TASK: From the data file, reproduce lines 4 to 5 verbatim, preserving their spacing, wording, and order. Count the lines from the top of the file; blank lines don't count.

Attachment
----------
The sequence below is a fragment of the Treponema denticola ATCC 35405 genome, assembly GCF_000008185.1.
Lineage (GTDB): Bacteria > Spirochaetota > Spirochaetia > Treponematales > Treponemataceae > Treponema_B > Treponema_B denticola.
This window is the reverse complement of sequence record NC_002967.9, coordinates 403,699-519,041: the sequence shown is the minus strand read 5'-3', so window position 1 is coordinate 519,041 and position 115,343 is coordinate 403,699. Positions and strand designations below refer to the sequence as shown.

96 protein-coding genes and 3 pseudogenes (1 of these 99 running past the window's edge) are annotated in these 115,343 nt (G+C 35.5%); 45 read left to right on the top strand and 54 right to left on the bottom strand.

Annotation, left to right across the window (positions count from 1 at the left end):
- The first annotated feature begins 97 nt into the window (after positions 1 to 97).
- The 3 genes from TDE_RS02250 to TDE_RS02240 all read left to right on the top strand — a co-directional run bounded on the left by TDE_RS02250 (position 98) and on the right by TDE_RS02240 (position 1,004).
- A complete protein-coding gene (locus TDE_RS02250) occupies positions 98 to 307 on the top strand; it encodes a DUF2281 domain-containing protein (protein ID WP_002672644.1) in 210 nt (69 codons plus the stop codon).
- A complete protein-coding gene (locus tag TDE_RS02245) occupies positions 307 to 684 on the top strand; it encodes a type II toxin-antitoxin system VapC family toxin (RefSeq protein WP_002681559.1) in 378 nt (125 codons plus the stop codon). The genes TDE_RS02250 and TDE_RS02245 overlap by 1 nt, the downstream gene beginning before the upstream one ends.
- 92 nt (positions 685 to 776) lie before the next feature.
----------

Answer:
96 protein-coding genes and 3 pseudogenes (1 of these 99 running past the window's edge) are annotated in these 115,343 nt (G+C 35.5%); 45 read left to right on the top strand and 54 right to left on the bottom strand.

Annotation, left to right across the window (positions count from 1 at the left end):